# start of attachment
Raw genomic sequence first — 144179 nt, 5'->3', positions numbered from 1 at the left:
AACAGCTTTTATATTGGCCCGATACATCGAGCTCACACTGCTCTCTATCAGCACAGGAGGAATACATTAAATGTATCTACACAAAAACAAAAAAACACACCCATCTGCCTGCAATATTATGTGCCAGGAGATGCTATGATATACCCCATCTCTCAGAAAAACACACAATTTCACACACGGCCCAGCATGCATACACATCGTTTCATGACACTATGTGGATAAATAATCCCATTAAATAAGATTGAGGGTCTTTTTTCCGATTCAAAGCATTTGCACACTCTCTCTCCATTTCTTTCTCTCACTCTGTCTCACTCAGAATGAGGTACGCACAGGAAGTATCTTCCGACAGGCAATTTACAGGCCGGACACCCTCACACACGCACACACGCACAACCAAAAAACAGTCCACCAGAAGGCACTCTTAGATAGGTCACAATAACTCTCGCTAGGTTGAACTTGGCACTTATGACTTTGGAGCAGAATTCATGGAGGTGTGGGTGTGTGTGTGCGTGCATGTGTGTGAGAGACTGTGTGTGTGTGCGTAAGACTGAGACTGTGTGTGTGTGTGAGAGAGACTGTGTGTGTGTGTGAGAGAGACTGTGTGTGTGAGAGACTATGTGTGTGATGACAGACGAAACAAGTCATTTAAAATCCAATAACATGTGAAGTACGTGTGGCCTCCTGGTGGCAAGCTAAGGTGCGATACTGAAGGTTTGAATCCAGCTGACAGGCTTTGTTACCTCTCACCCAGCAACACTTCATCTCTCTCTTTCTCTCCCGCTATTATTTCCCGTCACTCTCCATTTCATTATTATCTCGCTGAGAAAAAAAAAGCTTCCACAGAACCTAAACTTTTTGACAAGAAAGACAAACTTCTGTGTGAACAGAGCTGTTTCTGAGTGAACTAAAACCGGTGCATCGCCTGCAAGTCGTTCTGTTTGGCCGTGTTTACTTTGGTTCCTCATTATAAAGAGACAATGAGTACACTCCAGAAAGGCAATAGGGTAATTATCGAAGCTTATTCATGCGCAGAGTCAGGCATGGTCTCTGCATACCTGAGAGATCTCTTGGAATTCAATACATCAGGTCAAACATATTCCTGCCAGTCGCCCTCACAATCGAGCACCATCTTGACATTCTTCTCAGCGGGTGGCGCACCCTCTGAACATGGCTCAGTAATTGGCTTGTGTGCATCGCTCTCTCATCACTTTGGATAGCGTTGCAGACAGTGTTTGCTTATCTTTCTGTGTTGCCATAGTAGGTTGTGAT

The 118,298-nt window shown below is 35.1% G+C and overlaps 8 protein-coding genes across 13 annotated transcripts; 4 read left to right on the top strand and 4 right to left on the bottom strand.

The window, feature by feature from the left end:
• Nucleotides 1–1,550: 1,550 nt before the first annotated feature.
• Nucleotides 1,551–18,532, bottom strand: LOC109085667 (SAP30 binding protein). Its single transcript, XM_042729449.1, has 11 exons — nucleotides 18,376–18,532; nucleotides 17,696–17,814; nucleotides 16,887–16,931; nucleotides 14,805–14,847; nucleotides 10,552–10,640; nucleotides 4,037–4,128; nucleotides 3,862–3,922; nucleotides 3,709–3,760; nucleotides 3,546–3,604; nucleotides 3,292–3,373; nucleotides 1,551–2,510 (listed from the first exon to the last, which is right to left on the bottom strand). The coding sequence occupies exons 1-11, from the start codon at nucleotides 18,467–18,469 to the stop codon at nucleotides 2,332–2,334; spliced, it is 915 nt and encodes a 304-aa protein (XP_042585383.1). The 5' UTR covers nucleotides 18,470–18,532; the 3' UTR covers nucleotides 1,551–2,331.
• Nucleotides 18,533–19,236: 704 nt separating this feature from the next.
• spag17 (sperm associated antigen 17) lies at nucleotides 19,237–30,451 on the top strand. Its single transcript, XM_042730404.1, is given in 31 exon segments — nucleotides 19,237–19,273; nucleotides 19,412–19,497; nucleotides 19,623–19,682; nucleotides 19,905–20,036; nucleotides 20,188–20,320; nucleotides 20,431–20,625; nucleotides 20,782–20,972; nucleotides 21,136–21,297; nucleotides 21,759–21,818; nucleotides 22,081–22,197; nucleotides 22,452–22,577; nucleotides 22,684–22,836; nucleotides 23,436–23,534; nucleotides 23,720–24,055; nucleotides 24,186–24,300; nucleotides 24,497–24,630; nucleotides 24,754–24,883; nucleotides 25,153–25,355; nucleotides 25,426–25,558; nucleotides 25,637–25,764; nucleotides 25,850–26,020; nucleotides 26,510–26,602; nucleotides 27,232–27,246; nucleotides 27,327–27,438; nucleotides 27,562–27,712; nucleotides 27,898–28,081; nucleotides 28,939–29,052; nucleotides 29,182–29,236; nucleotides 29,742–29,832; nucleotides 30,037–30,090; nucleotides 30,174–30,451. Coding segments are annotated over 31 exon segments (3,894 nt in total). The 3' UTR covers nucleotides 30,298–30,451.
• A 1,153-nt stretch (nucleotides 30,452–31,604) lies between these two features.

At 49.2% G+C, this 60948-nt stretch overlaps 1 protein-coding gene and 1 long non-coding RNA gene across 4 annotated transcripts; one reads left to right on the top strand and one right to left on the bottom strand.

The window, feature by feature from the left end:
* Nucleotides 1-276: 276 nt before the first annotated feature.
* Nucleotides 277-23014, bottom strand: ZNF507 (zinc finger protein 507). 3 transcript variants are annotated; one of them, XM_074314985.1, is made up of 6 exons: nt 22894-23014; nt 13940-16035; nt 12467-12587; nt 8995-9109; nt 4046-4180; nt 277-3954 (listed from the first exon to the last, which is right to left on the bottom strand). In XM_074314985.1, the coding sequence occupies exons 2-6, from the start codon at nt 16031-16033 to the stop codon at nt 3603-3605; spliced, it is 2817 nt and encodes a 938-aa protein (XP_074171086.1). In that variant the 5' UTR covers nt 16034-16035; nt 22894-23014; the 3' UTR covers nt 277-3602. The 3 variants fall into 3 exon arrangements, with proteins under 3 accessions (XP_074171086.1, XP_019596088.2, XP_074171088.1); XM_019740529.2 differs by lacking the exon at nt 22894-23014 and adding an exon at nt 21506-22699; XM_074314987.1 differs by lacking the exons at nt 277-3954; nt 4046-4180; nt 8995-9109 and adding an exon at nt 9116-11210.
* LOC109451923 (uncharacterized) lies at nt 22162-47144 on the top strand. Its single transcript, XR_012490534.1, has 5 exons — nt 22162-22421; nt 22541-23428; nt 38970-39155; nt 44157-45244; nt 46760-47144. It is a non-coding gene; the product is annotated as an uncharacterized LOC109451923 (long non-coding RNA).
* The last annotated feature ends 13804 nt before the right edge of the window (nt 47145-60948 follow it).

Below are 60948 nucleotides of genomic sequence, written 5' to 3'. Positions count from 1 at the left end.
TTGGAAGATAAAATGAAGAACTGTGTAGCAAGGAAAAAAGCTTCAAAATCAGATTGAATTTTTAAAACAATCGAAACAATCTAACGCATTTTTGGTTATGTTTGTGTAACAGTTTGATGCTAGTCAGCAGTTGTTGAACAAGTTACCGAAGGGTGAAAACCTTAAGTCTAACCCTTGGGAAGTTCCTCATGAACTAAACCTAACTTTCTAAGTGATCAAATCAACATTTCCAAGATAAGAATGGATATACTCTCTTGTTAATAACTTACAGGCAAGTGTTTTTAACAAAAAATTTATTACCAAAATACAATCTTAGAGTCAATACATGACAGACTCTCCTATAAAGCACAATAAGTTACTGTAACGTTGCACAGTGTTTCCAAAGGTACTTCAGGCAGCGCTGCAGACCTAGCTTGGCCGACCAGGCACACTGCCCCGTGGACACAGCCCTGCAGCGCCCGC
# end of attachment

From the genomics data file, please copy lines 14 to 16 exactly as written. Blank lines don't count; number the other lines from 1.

* LOC109451923 (uncharacterized) lies at nt 22162-47144 on the top strand. Its single transcript, XR_012490534.1, has 5 exons — nt 22162-22421; nt 22541-23428; nt 38970-39155; nt 44157-45244; nt 46760-47144. It is a non-coding gene; the product is annotated as an uncharacterized LOC109451923 (long non-coding RNA).
* The last annotated feature ends 13804 nt before the right edge of the window (nt 47145-60948 follow it).

Below are 60948 nucleotides of genomic sequence, written 5' to 3'. Positions count from 1 at the left end.